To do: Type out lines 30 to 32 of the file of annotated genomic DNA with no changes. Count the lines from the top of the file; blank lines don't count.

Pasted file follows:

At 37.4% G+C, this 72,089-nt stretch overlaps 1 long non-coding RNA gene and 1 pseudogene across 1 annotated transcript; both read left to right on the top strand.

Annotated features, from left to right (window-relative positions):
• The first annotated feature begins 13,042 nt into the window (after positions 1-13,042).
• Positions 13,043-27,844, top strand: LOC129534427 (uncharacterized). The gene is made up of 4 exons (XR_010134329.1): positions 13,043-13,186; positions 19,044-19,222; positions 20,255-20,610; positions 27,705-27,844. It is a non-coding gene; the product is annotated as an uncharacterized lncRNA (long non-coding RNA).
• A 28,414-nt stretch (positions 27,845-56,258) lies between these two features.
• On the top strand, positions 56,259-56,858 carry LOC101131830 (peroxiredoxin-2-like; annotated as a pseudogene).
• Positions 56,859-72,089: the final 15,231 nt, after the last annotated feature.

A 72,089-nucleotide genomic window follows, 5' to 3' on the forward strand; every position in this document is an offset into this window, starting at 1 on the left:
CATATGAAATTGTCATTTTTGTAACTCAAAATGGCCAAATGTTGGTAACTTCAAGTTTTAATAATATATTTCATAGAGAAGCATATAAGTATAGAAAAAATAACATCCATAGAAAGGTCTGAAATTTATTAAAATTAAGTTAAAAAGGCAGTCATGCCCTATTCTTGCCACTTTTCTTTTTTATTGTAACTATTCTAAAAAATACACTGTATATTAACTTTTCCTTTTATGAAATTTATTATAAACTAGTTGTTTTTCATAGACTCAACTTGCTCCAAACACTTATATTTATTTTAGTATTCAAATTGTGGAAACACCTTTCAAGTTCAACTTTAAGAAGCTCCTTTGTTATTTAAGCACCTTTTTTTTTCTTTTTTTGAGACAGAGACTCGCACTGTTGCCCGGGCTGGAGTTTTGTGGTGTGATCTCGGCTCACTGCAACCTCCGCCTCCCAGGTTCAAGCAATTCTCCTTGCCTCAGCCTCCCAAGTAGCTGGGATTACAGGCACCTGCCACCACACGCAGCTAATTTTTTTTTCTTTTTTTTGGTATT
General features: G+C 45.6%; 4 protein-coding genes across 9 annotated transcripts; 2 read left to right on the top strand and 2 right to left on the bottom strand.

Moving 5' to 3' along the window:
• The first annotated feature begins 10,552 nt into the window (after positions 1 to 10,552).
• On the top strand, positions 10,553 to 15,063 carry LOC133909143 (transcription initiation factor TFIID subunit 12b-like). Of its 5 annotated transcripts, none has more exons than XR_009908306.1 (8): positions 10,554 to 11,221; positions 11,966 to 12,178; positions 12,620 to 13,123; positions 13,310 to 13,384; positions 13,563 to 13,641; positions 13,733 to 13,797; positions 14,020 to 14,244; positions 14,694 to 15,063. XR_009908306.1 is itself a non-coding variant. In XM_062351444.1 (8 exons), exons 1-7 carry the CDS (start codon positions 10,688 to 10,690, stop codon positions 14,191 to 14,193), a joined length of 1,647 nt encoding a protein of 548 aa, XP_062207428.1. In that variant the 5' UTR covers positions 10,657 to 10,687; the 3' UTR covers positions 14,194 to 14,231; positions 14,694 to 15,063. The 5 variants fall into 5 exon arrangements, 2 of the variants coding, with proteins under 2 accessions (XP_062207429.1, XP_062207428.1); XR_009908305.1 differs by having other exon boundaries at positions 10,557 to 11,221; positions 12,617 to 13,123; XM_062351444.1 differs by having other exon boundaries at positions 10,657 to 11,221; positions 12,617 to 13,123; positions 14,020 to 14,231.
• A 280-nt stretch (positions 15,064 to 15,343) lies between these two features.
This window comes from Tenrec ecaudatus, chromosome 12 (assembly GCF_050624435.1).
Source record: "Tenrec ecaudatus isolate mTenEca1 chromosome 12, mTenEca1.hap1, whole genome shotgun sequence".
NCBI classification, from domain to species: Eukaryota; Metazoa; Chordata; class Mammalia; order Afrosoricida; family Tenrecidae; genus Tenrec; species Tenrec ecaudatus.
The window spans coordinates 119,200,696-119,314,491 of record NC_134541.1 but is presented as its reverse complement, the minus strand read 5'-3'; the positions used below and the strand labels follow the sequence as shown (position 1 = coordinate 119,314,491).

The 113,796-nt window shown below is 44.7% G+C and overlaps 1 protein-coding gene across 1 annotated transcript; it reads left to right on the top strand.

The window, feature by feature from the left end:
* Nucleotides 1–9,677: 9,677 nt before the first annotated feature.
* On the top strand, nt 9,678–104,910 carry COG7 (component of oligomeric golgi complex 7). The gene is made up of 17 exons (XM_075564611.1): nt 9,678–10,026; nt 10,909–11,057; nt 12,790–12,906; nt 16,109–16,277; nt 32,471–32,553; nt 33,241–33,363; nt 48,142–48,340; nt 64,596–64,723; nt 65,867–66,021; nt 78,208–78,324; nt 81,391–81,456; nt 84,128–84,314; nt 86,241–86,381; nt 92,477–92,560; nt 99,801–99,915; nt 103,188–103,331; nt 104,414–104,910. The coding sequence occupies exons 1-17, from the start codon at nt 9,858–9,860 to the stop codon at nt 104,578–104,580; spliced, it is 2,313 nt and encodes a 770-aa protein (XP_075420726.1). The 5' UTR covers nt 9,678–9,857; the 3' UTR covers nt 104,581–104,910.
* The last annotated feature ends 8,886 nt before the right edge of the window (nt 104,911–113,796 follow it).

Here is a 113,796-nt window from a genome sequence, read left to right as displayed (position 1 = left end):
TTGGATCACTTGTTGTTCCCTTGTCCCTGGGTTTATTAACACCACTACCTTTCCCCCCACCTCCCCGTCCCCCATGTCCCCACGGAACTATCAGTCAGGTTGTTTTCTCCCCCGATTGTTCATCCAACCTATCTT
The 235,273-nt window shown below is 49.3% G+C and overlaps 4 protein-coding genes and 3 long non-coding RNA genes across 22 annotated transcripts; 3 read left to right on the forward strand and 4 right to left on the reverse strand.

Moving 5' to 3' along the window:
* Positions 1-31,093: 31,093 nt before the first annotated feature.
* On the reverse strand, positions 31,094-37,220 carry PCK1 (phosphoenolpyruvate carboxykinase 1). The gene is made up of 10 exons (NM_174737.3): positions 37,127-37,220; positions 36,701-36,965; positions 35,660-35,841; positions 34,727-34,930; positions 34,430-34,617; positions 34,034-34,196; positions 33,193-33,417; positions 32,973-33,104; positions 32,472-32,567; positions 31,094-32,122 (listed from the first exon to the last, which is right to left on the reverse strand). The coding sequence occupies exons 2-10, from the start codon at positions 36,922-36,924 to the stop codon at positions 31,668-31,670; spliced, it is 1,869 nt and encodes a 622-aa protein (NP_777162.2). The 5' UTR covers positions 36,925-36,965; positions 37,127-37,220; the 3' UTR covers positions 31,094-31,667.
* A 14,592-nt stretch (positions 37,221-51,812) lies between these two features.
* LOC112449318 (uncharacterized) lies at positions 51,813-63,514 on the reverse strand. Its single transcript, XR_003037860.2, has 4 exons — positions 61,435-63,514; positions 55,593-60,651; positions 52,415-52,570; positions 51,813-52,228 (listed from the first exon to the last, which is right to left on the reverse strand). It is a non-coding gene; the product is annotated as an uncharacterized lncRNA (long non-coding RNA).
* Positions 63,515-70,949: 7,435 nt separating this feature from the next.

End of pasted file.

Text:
* A 14,592-nt stretch (positions 37,221-51,812) lies between these two features.
* LOC112449318 (uncharacterized) lies at positions 51,813-63,514 on the reverse strand. Its single transcript, XR_003037860.2, has 4 exons — positions 61,435-63,514; positions 55,593-60,651; positions 52,415-52,570; positions 51,813-52,228 (listed from the first exon to the last, which is right to left on the reverse strand). It is a non-coding gene; the product is annotated as an uncharacterized lncRNA (long non-coding RNA).
* Positions 63,515-70,949: 7,435 nt separating this feature from the next.